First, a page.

Electronic Journal of Polish Agricultural Universities (EJPAU) founded by all Polish Agriculture Universities presents original papers and review articles relevant to all aspects of agricultural sciences. It is target for persons working both in science and industry,regulatory agencies or teaching in agricultural sector. Covered by IFIS Publishing (Food Science and Technology Abstracts), ELSEVIER Science - Food Science and Technology Program, CAS USA (Chemical Abstracts), CABI Publishing UK and ALPSP (Association of Learned and Professional Society Publisher - full membership). Presented in the Master List of Thomson ISI.
2017
Volume 20
Issue 4
Topic:
Agronomy
ELECTRONIC
JOURNAL OF
POLISH
AGRICULTURAL
UNIVERSITIES
Gołębiowska H. , Kieloch R. , Topolski J. 2017. INHIBITORY EFFECT OF AQUEOUS EXTRACTS FROM REED CANARY GRASS (PHALARIS ARUNDINACEA L.) ON THE DEVELOPMENT OF SELECTED WEED SPECIES, EJPAU 20(4), #06.
Available Online: http://www.ejpau.media.pl/volume20/issue4/art-06.html

INHIBITORY EFFECT OF AQUEOUS EXTRACTS FROM REED CANARY GRASS (PHALARIS ARUNDINACEA L.) ON THE DEVELOPMENT OF SELECTED WEED SPECIES

Hanna Gołębiowska, Renata Kieloch, Jakub Topolski
Institute of Soil Science and Plant Cultivation, National Research Institute in Puławy, Department of Weed Science and Tillage Systems, Poland

 

ABSTRACT

The reed canary grass (Phalaris arundinacea L.) features high content of bioactive compounds from the group of alkaloids with allelopathic activity. Habitat factors and the harvest time determine the synthesis of chemical compounds required for plant survival in adverse conditions. The aim of the research was to reveal the inhibitory effect of extracts from the reed canary grass on some weed species. The biotypes of the reed canary grass originated from two floristically different habitats. The material was collected in two periods: in spring and in late autumn before the winter dormancy. In each period, aboveground parts and runners of each biotype were collected as raw material for preparation of the extracts. Several series of the tests showed strong inhibitory activity towards Amaranthus retroflexus L., Papaver rhoeas L.,and Stellaria media (L.) Vill of the extract prepared from the runners collected on the bank of a midfield watercourse in Pisarzowice. The strongest inhibitory effect was exhibited by the extracts from runners collected before the winter dormancy period. Extracts derived from both aboveground parts and runners collected from the habitat in Jarnołtów had a considerably weaker phytotoxic and inhibitory effect regardless of the harvest date.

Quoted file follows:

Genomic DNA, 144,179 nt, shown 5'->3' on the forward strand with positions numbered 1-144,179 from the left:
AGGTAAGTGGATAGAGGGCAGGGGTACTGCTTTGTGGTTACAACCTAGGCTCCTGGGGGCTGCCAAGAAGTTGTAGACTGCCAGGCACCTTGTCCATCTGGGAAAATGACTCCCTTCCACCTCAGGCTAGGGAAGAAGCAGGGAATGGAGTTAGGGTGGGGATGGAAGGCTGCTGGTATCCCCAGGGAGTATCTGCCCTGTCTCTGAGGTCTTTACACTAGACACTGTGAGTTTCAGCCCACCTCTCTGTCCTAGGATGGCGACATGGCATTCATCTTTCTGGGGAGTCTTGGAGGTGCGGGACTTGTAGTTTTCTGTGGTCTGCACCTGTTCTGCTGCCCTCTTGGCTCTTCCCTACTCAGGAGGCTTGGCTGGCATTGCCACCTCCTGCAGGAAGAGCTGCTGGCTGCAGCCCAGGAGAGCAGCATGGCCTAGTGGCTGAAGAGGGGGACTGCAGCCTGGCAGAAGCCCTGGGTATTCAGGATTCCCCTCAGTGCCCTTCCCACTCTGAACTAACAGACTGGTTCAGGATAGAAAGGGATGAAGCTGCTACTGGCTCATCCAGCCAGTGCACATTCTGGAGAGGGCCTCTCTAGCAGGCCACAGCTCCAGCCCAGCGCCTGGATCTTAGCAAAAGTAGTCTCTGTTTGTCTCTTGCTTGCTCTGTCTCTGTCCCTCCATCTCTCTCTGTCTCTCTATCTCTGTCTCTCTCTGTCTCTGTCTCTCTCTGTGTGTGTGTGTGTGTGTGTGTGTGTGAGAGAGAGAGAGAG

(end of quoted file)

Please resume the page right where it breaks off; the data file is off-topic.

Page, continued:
Key words: Phalaris arundinacea L., biotype, bioactive extracts, fresh weight reduction.

INTRODUCTION

The reed canary grass (Phalaris arundinacea L.) is a perennial grass with high allelopathic potential ensured by bioactive chemical compounds accumulated primarily in mature organs – leaves or runners at varied levels associated with the growing habitat [1, 2, 8].

As indicated in numerous literature reports, wild-growing plants in natural habitats are capable of synthesis of bioactive compounds in amounts that are only necessary for plant survival; these include phenolic compounds, flavonoids, alkaloids, or glycosides, which are mainly stimulated by light intensity, temperature, and hydration [4, 21]. In turn, in synanthropic habitats affected by human activity, they are additionally exposed to accumulation of heavy metals derived from fertilisers and plant protection agents, and their metabolism changes towards intensive production of nitrogen compounds, e.g. free amino acids, proteins, or alkaloids [21]. The level of secondary metabolites in plant material may also contribute to their increasing expansiveness towards other plant species and an effect on their germination performance, morphology, or quality [33].

The previous studies indicate that habitat conditions exert strong influence on life cycles, the terms of germination, growth stages duration and also nutrients accumulation. The authors of these researches point out greater concentration of bioactive substances and enzymatic activity of plant materials collected from natural environments [10, 18, 22]. The knowledge of these processes is useful in phytoterapy and ecological agriculture to obtain the most valuable product [6].

The reed canary grass is a typical hydrophyte, which easily tolerates long-term waterlogging but is also resistant to drought, frost, and shading. In general, Phalaris arundinacea L. occurs on humus soils with neutral pH, but it also appears on acidic soils, in the neighbourhood of cereal crops, close to watercourses. Under such conditions, in upper layer of the soil, there is a large number of crop residues and uptake and accumulations of heavy metals from fertilizers and pesticides is easier that affects bioactivity and allelopathic activity of this species  [5, 17, 24, 25]. In such conditions, this species but Phalaris arundinacea L. are highly competitive to plants or microorganisms living in the community, which may pose a considerable threat to the ecological balance [18, 20].

It has not yet been determined whether the expansiveness of the species depends on the living habitat or is related to the inhibitory effect of specific metabolic substances modified by weather conditions on other species present in the community.

It is assumed that the reed canary grass plants may contain chemical compounds that exert an inhibitory effect on some species accompanying this grass in the community. They content of the chemical substances may vary depending on the habitat, which may indicate its expansive nature.

The aim of the study was to demonstrate the different effects of aqueous extracts from aboveground parts and runners of the reed canary grass (Phalaris arundinacea L.) on selected  species of weeds depending on the locality and the time of harvest.

MATERIAL AND METHODS